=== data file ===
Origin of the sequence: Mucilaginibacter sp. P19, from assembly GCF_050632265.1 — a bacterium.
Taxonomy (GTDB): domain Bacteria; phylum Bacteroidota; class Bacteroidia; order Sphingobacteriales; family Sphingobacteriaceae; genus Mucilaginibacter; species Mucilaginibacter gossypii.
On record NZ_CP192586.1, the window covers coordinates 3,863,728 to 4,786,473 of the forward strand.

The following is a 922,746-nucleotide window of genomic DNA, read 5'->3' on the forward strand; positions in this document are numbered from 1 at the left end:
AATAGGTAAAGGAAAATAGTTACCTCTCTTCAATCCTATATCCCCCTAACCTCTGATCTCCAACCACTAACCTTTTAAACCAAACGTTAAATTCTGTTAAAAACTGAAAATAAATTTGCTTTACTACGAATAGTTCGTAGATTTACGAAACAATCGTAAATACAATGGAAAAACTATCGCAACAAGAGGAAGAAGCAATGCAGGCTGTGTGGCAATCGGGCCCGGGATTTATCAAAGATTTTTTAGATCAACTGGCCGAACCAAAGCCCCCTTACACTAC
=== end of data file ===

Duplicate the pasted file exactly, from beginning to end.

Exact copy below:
Origin of the sequence: Mucilaginibacter sp. P19, from assembly GCF_050632265.1 — a bacterium.
Taxonomy (GTDB): domain Bacteria; phylum Bacteroidota; class Bacteroidia; order Sphingobacteriales; family Sphingobacteriaceae; genus Mucilaginibacter; species Mucilaginibacter gossypii.
On record NZ_CP192586.1, the window covers coordinates 3,863,728 to 4,786,473 of the forward strand.

The following is a 922,746-nucleotide window of genomic DNA, read 5'->3' on the forward strand; positions in this document are numbered from 1 at the left end:
AATAGGTAAAGGAAAATAGTTACCTCTCTTCAATCCTATATCCCCCTAACCTCTGATCTCCAACCACTAACCTTTTAAACCAAACGTTAAATTCTGTTAAAAACTGAAAATAAATTTGCTTTACTACGAATAGTTCGTAGATTTACGAAACAATCGTAAATACAATGGAAAAACTATCGCAACAAGAGGAAGAAGCAATGCAGGCTGTGTGGCAATCGGGCCCGGGATTTATCAAAGATTTTTTAGATCAACTGGCCGAACCAAAGCCCCCTTACACTAC